The American Manufacturing Competitiveness Act of 2016 (the “AMCA”) makes prospective importers eligible for reduced or suspended tariffs on specific articles for up to three years. Literally any item for which there is insufficient domestic supply may qualify for a reduction or suspension. The last miscellaneous tariff bill (“MTB”) provided relief to importers of items as diverse as camel hair, reusable grocery bags, synthetic staple fibers and a variety of chemical and organic compounds, such as copper oxychloride and didecanoyl peroxide. See Public Law 111–227, 111th Congress, §§ 1192, 1004, 1011-54, 1076, & 1091, respectively.
The program is specifically designed to help American manufacturers who generally can’t obtain sufficient quantities of raw materials domestically at any price. Eligible manufacturers must simply apply through a newly created MTB Petition System on the website of the U.S. International Trade Commission (“ITC”). Such petitions must be filed by Dec. 12, 2016, however, so entities planning to take advantage of this program should begin preparing such filings immediately.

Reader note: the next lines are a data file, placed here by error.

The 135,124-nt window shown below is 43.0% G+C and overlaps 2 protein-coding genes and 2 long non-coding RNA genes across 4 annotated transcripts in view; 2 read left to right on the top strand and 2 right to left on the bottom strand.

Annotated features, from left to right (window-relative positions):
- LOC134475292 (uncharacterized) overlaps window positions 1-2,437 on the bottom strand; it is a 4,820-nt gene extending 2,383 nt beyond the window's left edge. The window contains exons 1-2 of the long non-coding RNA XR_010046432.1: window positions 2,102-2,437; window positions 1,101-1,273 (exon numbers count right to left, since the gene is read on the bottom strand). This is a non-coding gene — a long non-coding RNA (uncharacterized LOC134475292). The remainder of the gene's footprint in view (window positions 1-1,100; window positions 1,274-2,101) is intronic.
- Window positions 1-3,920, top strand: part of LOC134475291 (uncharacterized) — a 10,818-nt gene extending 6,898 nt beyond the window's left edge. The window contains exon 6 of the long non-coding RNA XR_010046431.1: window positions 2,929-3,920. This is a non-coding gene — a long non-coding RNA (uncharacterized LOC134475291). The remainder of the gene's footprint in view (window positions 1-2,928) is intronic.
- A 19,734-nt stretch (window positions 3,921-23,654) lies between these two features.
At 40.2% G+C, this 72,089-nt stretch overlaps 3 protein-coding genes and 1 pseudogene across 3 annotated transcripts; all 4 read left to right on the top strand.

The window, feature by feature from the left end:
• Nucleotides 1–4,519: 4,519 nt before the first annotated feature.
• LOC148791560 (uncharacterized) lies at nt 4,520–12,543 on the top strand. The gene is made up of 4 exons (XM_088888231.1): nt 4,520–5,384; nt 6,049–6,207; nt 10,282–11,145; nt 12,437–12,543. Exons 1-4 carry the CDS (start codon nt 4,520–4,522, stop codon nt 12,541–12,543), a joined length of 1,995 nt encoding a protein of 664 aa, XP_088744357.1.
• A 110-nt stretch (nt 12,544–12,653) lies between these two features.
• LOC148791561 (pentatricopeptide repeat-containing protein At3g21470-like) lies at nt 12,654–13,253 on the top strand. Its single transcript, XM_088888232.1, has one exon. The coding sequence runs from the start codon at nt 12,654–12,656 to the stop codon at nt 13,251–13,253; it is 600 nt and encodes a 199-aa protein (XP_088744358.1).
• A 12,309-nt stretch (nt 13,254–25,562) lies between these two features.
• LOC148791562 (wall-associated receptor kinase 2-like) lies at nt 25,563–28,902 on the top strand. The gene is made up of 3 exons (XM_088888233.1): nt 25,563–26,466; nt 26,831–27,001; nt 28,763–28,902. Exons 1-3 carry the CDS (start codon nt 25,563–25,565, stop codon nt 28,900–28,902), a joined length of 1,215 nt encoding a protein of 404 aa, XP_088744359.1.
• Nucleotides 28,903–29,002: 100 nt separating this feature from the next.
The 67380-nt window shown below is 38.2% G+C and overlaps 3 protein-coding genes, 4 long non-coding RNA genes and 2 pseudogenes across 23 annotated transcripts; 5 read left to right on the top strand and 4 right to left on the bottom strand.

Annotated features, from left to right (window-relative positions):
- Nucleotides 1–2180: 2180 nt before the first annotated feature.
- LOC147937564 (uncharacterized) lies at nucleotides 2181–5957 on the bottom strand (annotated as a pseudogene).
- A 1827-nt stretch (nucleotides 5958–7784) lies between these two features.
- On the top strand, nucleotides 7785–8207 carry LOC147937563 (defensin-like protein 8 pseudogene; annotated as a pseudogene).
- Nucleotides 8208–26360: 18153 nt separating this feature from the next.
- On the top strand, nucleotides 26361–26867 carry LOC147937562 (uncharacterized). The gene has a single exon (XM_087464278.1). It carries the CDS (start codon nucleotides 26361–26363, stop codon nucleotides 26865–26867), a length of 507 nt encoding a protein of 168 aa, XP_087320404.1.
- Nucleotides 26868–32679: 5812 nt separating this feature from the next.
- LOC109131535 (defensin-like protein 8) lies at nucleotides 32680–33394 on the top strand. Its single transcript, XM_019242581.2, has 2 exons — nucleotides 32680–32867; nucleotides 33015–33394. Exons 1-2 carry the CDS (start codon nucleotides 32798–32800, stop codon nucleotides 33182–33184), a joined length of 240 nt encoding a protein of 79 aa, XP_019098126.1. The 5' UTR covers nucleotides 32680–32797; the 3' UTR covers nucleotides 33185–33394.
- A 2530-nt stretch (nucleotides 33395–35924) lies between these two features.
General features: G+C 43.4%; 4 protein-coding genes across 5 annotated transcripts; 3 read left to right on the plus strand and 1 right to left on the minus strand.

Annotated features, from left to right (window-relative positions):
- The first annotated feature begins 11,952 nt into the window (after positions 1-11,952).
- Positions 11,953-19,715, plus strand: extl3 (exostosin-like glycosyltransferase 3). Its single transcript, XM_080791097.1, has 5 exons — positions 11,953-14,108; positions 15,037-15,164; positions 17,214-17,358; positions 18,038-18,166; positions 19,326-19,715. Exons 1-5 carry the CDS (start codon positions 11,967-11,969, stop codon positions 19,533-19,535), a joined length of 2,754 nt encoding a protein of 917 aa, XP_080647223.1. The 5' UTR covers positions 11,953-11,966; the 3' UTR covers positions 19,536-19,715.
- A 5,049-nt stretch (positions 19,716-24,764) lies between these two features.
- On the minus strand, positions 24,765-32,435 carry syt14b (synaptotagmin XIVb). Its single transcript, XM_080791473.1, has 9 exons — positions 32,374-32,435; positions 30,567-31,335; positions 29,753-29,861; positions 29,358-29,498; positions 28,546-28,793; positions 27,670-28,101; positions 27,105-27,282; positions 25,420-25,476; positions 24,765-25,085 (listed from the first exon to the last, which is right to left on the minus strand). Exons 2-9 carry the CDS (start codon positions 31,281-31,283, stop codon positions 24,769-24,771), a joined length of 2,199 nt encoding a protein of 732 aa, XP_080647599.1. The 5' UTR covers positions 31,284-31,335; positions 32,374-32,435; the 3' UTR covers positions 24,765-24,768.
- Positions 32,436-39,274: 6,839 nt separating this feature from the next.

The only monetary limit placed on these reductions and suspensions is that the cost to the government — the loss in total tariff collections across all importers — may not exceed $500,000 per year for each specific article. Manufacturers who import scarce raw materials not typically produced domestically stand to gain from the MTB that is planned for 2017. The online petition system is a major change from past MTBs, which required importers to directly petition members of Congress or the Senate, thereby drawing the ire of congressional earmarks critics. After the petition system closes on Dec.12, 2016 at 5:15 p.m., the ITC will have 30 days to publish the petitions it collects online and in the Federal Register, at which time members of the public will have 45 days to comment on the petitions. Once the notice and comment period ends, the ITC will have 105 days to submit a preliminary report to the House Ways and Means Committee and the Senate Finance Committee (the “congressional committees”). A final report will be due to those committees 60 days later. The ITC provides a timeline explaining the MTB process up until submission to Congress, which is included below and may be accessed here.